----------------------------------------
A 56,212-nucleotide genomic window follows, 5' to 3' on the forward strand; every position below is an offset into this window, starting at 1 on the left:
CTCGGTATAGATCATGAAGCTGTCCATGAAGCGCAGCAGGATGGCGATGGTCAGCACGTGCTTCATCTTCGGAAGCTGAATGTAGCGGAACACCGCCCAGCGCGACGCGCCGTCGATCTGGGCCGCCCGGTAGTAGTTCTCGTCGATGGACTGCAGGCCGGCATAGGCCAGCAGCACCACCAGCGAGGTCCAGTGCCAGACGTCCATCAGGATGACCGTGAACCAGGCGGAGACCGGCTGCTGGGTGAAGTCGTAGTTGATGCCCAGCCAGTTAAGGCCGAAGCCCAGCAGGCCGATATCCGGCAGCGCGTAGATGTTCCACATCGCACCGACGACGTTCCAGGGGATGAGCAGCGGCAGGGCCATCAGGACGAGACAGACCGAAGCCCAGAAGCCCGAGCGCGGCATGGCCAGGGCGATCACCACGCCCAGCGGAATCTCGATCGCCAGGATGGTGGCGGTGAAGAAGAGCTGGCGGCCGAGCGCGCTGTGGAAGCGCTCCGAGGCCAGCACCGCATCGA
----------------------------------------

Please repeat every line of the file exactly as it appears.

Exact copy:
A 56,212-nucleotide genomic window follows, 5' to 3' on the forward strand; every position below is an offset into this window, starting at 1 on the left:
CTCGGTATAGATCATGAAGCTGTCCATGAAGCGCAGCAGGATGGCGATGGTCAGCACGTGCTTCATCTTCGGAAGCTGAATGTAGCGGAACACCGCCCAGCGCGACGCGCCGTCGATCTGGGCCGCCCGGTAGTAGTTCTCGTCGATGGACTGCAGGCCGGCATAGGCCAGCAGCACCACCAGCGAGGTCCAGTGCCAGACGTCCATCAGGATGACCGTGAACCAGGCGGAGACCGGCTGCTGGGTGAAGTCGTAGTTGATGCCCAGCCAGTTAAGGCCGAAGCCCAGCAGGCCGATATCCGGCAGCGCGTAGATGTTCCACATCGCACCGACGACGTTCCAGGGGATGAGCAGCGGCAGGGCCATCAGGACGAGACAGACCGAAGCCCAGAAGCCCGAGCGCGGCATGGCCAGGGCGATCACCACGCCCAGCGGAATCTCGATCGCCAGGATGGTGGCGGTGAAGAAGAGCTGGCGGCCGAGCGCGCTGTGGAAGCGCTCCGAGGCCAGCACCGCATCGA